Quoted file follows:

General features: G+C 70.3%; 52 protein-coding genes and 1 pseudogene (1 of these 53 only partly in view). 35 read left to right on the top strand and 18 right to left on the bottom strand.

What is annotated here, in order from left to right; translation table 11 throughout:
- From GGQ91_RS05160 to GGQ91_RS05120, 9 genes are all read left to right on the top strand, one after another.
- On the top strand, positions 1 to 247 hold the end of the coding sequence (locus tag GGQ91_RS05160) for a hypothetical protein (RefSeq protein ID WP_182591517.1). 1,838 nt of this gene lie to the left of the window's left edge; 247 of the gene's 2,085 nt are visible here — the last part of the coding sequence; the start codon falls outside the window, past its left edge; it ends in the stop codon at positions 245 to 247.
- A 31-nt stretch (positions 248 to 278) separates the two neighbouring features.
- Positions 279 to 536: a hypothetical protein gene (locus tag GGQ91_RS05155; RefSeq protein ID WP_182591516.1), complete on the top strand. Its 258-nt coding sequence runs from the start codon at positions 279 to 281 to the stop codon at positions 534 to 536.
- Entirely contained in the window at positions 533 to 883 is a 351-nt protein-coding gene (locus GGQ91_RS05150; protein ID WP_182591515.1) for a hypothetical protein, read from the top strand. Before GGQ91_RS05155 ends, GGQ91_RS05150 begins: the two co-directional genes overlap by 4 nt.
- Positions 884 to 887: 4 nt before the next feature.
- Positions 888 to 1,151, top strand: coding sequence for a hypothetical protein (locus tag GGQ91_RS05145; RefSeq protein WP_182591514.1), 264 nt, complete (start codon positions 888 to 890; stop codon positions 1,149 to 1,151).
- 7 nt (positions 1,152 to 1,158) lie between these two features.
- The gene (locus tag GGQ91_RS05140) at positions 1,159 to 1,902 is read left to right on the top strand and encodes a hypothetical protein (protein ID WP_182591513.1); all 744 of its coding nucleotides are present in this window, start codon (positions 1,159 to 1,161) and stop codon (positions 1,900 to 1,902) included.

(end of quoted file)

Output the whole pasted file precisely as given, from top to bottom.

General features: G+C 70.3%; 52 protein-coding genes and 1 pseudogene (1 of these 53 only partly in view). 35 read left to right on the top strand and 18 right to left on the bottom strand.

What is annotated here, in order from left to right; translation table 11 throughout:
- From GGQ91_RS05160 to GGQ91_RS05120, 9 genes are all read left to right on the top strand, one after another.
- On the top strand, positions 1 to 247 hold the end of the coding sequence (locus tag GGQ91_RS05160) for a hypothetical protein (RefSeq protein ID WP_182591517.1). 1,838 nt of this gene lie to the left of the window's left edge; 247 of the gene's 2,085 nt are visible here — the last part of the coding sequence; the start codon falls outside the window, past its left edge; it ends in the stop codon at positions 245 to 247.
- A 31-nt stretch (positions 248 to 278) separates the two neighbouring features.
- Positions 279 to 536: a hypothetical protein gene (locus tag GGQ91_RS05155; RefSeq protein ID WP_182591516.1), complete on the top strand. Its 258-nt coding sequence runs from the start codon at positions 279 to 281 to the stop codon at positions 534 to 536.
- Entirely contained in the window at positions 533 to 883 is a 351-nt protein-coding gene (locus GGQ91_RS05150; protein ID WP_182591515.1) for a hypothetical protein, read from the top strand. Before GGQ91_RS05155 ends, GGQ91_RS05150 begins: the two co-directional genes overlap by 4 nt.
- Positions 884 to 887: 4 nt before the next feature.
- Positions 888 to 1,151, top strand: coding sequence for a hypothetical protein (locus tag GGQ91_RS05145; RefSeq protein WP_182591514.1), 264 nt, complete (start codon positions 888 to 890; stop codon positions 1,149 to 1,151).
- 7 nt (positions 1,152 to 1,158) lie between these two features.
- The gene (locus tag GGQ91_RS05140) at positions 1,159 to 1,902 is read left to right on the top strand and encodes a hypothetical protein (protein ID WP_182591513.1); all 744 of its coding nucleotides are present in this window, start codon (positions 1,159 to 1,161) and stop codon (positions 1,900 to 1,902) included.